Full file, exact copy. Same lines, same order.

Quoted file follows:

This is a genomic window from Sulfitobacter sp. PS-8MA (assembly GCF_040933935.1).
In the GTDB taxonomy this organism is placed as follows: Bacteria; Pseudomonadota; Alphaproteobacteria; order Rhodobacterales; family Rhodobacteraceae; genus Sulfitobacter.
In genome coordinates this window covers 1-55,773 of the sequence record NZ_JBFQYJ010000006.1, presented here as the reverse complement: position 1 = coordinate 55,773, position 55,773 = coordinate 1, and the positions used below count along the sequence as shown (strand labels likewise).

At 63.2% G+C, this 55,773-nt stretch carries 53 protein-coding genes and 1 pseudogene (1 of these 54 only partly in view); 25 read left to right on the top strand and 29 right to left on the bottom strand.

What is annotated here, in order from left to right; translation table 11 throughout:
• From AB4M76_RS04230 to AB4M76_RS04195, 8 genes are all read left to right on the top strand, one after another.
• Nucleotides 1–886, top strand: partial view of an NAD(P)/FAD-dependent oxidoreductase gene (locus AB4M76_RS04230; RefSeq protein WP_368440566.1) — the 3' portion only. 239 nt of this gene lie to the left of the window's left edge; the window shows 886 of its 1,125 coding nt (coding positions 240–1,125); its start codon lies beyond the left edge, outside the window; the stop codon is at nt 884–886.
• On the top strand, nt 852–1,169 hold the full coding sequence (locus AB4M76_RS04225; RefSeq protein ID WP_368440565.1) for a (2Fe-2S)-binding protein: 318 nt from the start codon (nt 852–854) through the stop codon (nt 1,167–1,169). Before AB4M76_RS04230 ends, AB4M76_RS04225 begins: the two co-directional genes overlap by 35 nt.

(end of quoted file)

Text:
This is a genomic window from Sulfitobacter sp. PS-8MA (assembly GCF_040933935.1).
In the GTDB taxonomy this organism is placed as follows: Bacteria; Pseudomonadota; Alphaproteobacteria; order Rhodobacterales; family Rhodobacteraceae; genus Sulfitobacter.
In genome coordinates this window covers 1-55,773 of the sequence record NZ_JBFQYJ010000006.1, presented here as the reverse complement: position 1 = coordinate 55,773, position 55,773 = coordinate 1, and the positions used below count along the sequence as shown (strand labels likewise).

At 63.2% G+C, this 55,773-nt stretch carries 53 protein-coding genes and 1 pseudogene (1 of these 54 only partly in view); 25 read left to right on the top strand and 29 right to left on the bottom strand.

What is annotated here, in order from left to right; translation table 11 throughout:
• From AB4M76_RS04230 to AB4M76_RS04195, 8 genes are all read left to right on the top strand, one after another.
• Nucleotides 1–886, top strand: partial view of an NAD(P)/FAD-dependent oxidoreductase gene (locus AB4M76_RS04230; RefSeq protein WP_368440566.1) — the 3' portion only. 239 nt of this gene lie to the left of the window's left edge; the window shows 886 of its 1,125 coding nt (coding positions 240–1,125); its start codon lies beyond the left edge, outside the window; the stop codon is at nt 884–886.
• On the top strand, nt 852–1,169 hold the full coding sequence (locus AB4M76_RS04225; RefSeq protein ID WP_368440565.1) for a (2Fe-2S)-binding protein: 318 nt from the start codon (nt 852–854) through the stop codon (nt 1,167–1,169). Before AB4M76_RS04230 ends, AB4M76_RS04225 begins: the two co-directional genes overlap by 35 nt.